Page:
Community gardens help Florida farm workers put food on the table

Many workers don't have access to fresh produce

APOPKA, Fla. – Six years ago, the Farmworker Association of Florida helped develop a way to help workers put food on the table. It's through community gardens that many farmworkers are growing the same produce they pick on the fields.  

"It's a little bit paradoxical, but farmworkers don't have access to fresh fruits and vegetables," said Antonio Tovar, interim coordinator of Farm Worker Association of Florida.

The organization advocates for farm workers and helps them get access to land so they can harvest their own foods.

"The salary is very low or they work on mono crops -- like, just oranges or just tomatoes -- so they need to buy other produce, and they decided to create community gardens so they can raise their own food," Tovar said.

Currently, there are four gardens located in Homestead, Pierson, Fellsmere and Apopka. There they grow dozens of herbs such as cilantro, sage, rosemary, thyme and basil. 

According to the association, many farm workers can't afford supermarket prices. By having a garden, they get to harvest fruits and vegetables without chemicals and it's within their budget.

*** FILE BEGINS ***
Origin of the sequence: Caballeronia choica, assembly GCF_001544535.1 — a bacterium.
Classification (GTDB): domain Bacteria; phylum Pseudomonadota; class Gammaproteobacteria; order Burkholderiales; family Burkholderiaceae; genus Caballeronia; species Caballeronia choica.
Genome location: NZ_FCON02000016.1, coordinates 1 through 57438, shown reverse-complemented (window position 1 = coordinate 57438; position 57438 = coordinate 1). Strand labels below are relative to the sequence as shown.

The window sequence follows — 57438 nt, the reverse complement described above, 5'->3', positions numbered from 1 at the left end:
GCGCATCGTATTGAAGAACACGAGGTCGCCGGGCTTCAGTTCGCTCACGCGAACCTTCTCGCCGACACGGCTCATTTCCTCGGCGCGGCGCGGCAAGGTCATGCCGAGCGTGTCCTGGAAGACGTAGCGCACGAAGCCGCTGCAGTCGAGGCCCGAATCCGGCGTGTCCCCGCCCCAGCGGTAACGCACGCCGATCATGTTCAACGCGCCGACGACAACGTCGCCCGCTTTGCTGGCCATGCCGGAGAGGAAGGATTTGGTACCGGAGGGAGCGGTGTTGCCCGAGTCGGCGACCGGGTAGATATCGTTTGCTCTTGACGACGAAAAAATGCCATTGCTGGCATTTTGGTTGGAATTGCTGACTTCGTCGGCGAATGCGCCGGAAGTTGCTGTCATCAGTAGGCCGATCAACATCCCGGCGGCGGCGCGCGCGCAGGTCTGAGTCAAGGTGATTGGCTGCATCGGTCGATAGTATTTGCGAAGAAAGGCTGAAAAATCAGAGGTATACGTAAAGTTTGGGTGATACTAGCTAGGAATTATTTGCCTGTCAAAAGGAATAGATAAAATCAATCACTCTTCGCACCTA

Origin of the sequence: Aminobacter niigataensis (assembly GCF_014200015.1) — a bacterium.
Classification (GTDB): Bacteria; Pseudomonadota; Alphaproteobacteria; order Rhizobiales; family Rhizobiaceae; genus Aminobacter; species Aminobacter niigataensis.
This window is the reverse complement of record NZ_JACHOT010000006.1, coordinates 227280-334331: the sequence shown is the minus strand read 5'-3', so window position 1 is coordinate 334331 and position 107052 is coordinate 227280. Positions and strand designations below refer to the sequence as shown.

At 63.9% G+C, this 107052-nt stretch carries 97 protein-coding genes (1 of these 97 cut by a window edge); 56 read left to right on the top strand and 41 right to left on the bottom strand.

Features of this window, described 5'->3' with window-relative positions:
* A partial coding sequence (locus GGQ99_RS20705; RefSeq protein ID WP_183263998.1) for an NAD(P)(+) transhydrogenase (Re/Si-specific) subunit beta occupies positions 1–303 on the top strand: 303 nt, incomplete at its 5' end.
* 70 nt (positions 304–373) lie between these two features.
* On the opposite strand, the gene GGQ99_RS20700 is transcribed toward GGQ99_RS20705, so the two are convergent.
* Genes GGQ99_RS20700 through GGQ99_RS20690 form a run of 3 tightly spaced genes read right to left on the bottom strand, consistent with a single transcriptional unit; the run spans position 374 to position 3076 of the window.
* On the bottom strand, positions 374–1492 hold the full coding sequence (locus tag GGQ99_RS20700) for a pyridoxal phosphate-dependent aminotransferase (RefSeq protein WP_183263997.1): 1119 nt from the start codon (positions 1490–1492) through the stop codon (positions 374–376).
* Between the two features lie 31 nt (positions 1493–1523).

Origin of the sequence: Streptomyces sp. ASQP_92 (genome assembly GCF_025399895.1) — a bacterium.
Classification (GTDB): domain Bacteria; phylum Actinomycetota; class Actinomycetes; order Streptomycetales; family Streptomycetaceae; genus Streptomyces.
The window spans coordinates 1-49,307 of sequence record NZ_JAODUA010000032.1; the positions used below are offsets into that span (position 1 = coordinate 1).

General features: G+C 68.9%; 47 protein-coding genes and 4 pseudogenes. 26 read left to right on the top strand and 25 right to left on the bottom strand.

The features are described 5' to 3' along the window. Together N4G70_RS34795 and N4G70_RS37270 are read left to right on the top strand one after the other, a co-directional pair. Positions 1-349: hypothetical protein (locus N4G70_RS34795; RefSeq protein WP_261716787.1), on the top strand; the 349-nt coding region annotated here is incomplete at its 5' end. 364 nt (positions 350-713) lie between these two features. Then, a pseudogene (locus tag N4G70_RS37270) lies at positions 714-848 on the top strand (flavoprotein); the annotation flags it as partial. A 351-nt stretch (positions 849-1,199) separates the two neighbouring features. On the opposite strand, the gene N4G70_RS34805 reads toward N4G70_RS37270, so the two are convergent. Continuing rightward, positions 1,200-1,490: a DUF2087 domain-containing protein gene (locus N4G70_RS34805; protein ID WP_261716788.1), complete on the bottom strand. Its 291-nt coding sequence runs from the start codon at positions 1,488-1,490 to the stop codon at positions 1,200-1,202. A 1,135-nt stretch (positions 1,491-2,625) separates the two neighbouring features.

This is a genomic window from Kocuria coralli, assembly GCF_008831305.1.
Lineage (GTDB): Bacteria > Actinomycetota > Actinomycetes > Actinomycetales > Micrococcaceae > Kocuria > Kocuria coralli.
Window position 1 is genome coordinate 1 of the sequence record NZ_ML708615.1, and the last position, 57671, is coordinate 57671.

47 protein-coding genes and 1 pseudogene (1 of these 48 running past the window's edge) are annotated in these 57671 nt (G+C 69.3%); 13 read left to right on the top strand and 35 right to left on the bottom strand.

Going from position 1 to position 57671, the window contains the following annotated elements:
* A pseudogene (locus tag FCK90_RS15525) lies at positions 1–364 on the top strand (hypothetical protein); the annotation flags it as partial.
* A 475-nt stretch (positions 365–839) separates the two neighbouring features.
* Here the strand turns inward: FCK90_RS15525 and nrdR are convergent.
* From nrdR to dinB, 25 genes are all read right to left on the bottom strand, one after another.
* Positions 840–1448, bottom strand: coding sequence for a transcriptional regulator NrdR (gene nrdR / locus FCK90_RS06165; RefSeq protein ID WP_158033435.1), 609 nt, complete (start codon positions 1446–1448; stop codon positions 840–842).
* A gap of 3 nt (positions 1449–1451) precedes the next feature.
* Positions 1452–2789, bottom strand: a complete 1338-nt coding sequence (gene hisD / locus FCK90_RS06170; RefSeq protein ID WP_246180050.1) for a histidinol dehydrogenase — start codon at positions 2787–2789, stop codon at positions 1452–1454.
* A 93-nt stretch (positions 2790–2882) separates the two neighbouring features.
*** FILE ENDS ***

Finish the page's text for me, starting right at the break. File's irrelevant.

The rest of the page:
"Particularly industrial agriculture is not giving a good treatment to their workers and is also contaminating the lands where they're located, (so) it's not possible to have actual food for the people who work the land," said Paola Sarmiento, co-coordinator of the Agroecology Project.

The garden project was initially funded by the Kellog Foundation and the U.S. Department of Agriculture, but they no longer receive those grants.

"Right now, we don't have any funding, so we're basically working with volunteers, with community garden members like farm workers," Sarmiento said. "We have been using the actual sustainability idea to start selling in our communities the herbs that we produce."

The gardens are also allowing them to grow their traditional foods such as plantains, papaya, yucca and hibiscus.

Several of these farm workers are of Mexican, Central American and African backgrounds -- communities with few rights, according to Tovar.

"They are not compensated for over time. Sometimes they don't have breaks to go to the bathroom or drink water and actually there are no regulations in terms of how many breaks they can take. They are the people who bring the food to our tables and I think that these people have been ignored for many, many years, so they deserve a better life and better living conditions," Tovar said.

The lands that hold the gardens are loaned to Farm Worker Association of Florida for a small rate from the cities or community centers to support them. The association set up a GoFundMe page for community members to make a donations that will go toward the sustainability and maintenance 
of their gardens. The association is also on Facebook.


About the Author:

Carolina Cardona highlights all Central Florida has to offer in her stories on News 6 at Nine. She joined News 6 in June 2018 from the Telemundo station in Philadelphia.